Image of the Day: One-Light-Year Tall ‘Ninjas’ of the Carina Nebula


This image is a composite of Hubble Space Telescope observations, taken in 2005 and 2010, of the dark pillars of cool gas and dust in the Carina Nebula region. The immense nebula lies an estimated 7,500 light-years away in the southern constellation Carina. The "Ninja" figures are actually molecular clouds, knots of molecular gas and dust so thick they have become opaque. In comparison, according to NASA experts, however, these clouds are typically much less dense than Earth's atmosphere.The entire Carina Nebula spans over 300 light years and lies about 7,500 light-years away in the constellation of Carina. NGC 3372, known as the Great Nebula in Carina, is home to massive stars and changing nebula. Eta Carinae, the most energetic star in the nebula, was one of the brightest stars in the sky in the 1830s, but then faded dramatically. 

These one-light-year-tall Ninjas of cold hydrogen and dust, imaged by the Hubble Space Telescope, are located in the Carina Nebula. Violent stellar winds and powerful radiation from massive stars are sculpting the surrounding nebula. Inside the dense structures, new stars may be born.

Eta Carinae is a highly luminous hypergiant star. Estimates of its mass range from 100–150 times the mass of the Sun, and its luminosity is about four million times that of the Sun.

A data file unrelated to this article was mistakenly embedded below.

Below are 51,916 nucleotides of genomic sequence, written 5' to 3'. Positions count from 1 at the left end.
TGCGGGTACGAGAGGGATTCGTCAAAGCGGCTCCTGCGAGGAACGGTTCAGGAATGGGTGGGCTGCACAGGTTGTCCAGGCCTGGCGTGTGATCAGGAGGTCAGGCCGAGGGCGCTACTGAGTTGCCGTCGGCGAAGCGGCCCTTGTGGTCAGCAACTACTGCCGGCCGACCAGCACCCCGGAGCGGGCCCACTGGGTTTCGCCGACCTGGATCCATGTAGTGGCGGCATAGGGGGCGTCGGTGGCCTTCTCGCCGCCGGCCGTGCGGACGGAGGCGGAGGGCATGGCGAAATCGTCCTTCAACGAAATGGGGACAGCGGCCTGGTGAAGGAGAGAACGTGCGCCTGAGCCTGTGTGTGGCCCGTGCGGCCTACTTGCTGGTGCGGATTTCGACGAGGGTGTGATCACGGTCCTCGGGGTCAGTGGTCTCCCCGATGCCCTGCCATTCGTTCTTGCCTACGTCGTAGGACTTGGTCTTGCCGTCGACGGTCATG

This object is currently the most massive star that can be studied in great detail. Several other known stars may be more luminous and more massive, but data on them is far less robust. Stars with more than 80 times the mass of the Sun produce more than a million times as much light as the Sun. They are quite rare—only a few dozen in a galaxy as big as ours—and they flirt with disaster near the Eddington limit, i.e., the outward pressure of the irradiation is almost strong enough to counteract gravity. Stars that are more than 120 solar masses exceed the theoretical Eddington limit, and their gravity is barely strong enough to hold in its radiation and gas, resulting in a possible supernova or hypernova in the near future.

Eta Carinae's effects on the nebula can be seen directly. The dark globules -Ninjas- in the above image and some other less visible objects have tails pointing directly away from the massive star. The entire nebula would have looked very different before the Great Eruption in the 1840s surrounded Eta Carinae with dust, drastically reducing the amount of ultravioletlight it put into the nebula.

Via NASA, ESA, and the Hubble Heritage Project (STScI/AURA)


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